Rav Ovadiah Yosef explains how he was able to actually turn a boy around before he was expelled.
Parshat Vayetzei Vol.10 No.12 Expelling Students ...
I have asked this question to R Moishe Bane, the president of the OU, and he responded
Thanks for the interest. I came across Rav Kook’s thought in an essay
of his that I read in a rabbi’s home library in 1979. I have spent
hours searching for the journal and have yet to track it down. I
recall it was published in the second half of the 1920’s.
My preferred method - tried when teaching both my sons their Bar Mitzva Parsha - is as follows.
When the child makes an error, make them go back 2 - 3 words and restart correctly from there.
This will help them correct the flow; otherwise they get used to saying the wrong thing - correcting it (or hearing you correct it) - and continuing.
We learn this ...
Women's Torah education in Judaism has been the subject of debate from Mishnaic times right down to the present day.
As the Mishnaic and Talmudic literature are primarily legal texts, they are more concerned with what the law is regarding women's education than discussing history.
There are a couple of primary sources that discuss the laws of women's ...
The gemara (Y'vamos 82b) discusses iteratively replacing mikva water with fruit juice.1 The case involves adding one se'ah of fruit juice to a 40 se'ah mikva, and then removing one se'ah of the solution. R' Yochanan rules that this iterative process may be repeated so long as more than 50 percent (or at least 50 percent) of the solution remains water.
My suggestions are:
Planting & Building in Education: Raising a Jewish Child Hardcover
by Shlomo Wolbe
extract from the Amazon blurb,
“The author is one of the foremost spiritual leaders of our time. This
book presents basic guidelines for parenting and education. The wisdom
fills a great need for our generation and Rabbi Wolbe's vital
Rav Yaakov Weinberg, speaking about חושך שבטו שונא בנו (one who spares the rod hates his child), said that this needs to be understood with the caveat that the "rod" means whatever will be effective in disciplining the child, and that if a stern look would suffice then giving a "patch" is being cruel, and if positive reinforcement would work then a stern ...
HaRav Eliyahu Mansour just touched on this topic in his derashah on Parashat Noahh 5775 (link):
The Hazon Ish (Rav Avraham Yeshaya Karelitz, 1878-1953) cautioned that in our times, the decision to expel a student from Yeshiva requires a 23-member Bet Din. According to Halacha, life-and-death cases cannot be brought before a standard, three-member court; ...
I just saw your question and wanted to let you know there is an online safrut course starting on November 15th. All the information can be found here:
Generally, the Classic Lithuanian Yeshiva is focused on those tractates that provide ample area for "Lomdus"/"Iyun" - "Analyses: (Shabbos), Sukka, Psachim, Yevamos, Kesubos, Nedarim, Gittin, Kiddushin, the 3 Babas, Sanhedrin. Maakos. They learn these with the commentary's of Rashi, the different Tosfos, Rashba, Ritva, Rif, Rosh, Ran, Ramban, and other ...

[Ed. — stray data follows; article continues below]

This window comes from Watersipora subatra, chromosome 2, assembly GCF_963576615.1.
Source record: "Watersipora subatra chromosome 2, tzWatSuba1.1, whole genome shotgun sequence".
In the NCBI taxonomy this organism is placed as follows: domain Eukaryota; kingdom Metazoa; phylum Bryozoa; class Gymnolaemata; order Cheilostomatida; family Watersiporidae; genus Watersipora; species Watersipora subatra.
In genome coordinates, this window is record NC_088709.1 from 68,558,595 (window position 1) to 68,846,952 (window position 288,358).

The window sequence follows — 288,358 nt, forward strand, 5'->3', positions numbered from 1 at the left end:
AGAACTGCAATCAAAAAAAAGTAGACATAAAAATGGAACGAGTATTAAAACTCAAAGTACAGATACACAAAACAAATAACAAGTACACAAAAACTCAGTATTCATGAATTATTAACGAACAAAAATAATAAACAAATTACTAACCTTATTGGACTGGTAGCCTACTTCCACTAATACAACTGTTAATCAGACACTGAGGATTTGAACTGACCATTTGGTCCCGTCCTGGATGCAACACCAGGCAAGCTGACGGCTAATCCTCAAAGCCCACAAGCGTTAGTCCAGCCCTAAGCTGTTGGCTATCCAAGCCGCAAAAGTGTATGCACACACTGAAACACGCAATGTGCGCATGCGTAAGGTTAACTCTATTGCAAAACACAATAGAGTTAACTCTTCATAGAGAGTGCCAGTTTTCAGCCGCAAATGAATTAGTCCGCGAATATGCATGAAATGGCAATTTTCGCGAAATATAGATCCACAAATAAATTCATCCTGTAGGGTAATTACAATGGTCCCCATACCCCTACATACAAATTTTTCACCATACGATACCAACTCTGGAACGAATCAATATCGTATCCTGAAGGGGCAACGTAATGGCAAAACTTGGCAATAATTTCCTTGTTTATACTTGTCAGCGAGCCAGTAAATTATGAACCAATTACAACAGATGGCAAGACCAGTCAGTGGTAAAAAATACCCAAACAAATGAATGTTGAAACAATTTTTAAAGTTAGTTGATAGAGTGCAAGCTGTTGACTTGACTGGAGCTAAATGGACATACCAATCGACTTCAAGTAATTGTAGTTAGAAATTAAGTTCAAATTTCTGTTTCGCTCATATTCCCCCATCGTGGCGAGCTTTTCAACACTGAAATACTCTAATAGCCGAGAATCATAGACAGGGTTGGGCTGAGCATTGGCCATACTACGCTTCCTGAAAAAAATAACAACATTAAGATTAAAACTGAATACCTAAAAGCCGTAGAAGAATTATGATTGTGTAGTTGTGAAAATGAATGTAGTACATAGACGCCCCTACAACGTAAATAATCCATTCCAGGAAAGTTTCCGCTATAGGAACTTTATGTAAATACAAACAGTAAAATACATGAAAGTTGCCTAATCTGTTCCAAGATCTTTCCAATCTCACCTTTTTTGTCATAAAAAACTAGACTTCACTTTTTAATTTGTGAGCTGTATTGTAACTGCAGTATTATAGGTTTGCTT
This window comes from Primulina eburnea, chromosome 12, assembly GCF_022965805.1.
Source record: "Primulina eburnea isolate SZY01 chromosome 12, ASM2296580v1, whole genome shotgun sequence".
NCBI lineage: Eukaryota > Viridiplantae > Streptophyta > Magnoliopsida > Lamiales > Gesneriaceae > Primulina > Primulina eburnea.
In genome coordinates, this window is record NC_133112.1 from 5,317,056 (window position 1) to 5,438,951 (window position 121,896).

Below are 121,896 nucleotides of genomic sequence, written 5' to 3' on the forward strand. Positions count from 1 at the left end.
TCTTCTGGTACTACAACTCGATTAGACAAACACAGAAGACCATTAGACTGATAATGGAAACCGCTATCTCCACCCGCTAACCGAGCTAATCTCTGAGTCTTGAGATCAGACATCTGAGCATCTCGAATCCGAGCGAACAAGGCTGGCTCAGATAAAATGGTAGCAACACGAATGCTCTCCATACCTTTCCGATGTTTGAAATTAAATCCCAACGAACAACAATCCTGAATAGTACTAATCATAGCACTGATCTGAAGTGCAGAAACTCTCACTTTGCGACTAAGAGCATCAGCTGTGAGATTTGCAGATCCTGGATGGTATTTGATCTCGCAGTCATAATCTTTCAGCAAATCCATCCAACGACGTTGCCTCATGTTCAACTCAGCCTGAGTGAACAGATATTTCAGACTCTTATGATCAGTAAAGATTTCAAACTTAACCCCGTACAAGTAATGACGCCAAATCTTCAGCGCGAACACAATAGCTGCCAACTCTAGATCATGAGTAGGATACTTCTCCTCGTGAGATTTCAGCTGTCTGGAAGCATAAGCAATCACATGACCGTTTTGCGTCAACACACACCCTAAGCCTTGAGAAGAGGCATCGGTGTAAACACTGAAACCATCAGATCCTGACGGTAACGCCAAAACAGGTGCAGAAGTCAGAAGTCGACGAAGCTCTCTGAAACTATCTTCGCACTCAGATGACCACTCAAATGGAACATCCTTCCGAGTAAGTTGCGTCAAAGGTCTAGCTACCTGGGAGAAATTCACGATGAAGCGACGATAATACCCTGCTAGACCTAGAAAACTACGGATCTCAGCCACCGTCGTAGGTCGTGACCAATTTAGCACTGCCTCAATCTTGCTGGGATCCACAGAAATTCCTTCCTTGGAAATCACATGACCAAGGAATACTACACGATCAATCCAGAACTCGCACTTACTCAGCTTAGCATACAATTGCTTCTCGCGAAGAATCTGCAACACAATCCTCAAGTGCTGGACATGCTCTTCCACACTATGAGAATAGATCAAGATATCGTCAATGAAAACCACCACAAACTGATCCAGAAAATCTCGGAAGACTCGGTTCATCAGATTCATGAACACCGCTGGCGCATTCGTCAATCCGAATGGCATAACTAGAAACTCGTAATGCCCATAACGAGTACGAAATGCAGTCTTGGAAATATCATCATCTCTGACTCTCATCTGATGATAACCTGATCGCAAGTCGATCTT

The Rambam knew the pasuk in Yirmeyahu. Just because one has a question based on a plain-text interpretation of a verse, that doesn't mean that people should stop teaching the Rambam. There are many Biblical verses, and many Mishnayot that are interpreted in ways other than what the plain-text meaning seems to be.
Rambam designed his framework based on ...
Welcome and thanks for the question. I would suggest you quote the Psak Halachah from HoRav Hershel Schachter shlit”a.
The mitzvah to safeguard and preserve life overrides all mitzvos
haTorah. It is not a midas chassidus to ignore saconas nefoshos. On
the contrary, it is expressly and strictly forbidden. In the words of
the Ba’alei ha Tosfos “...
I checked the index in volume 9 and found a few places where Rabbi Hirsch denigrated fairytales.
All are found in volume 7.
Pages 113-114, 329, 376, 383-384.
None of the objections, as far as I can tell, are for the reason mentioned in the question, paralleling them to medrashim.
He only mentioned Cinderella by name, never the brothers Grimm, but did ...
A couple examples from Eruvin come to mind:
Eruvin 14a brings proof that for halachic matters, pi = 3, and then continues to explain the dimensions of Solomon's pool. This contains some prealgebra and simple geometry.
Eruvin 23b discusses the difference between 7.666 and sqrt(5000), with Rashi (s.v. "אלא אמרה תורה טול חמשים") giving an interesting way of ...
Maybe what you're looking for is a way to communicate the idea in Deut 18:9-15... that the Israelites should be different from the other nations and stay away from magical/idolatrous obsessions or attempts at power that bypass God. In the spiritual realm Jews have only one, very special, relationship. Even so, God would give a better replacement for those ...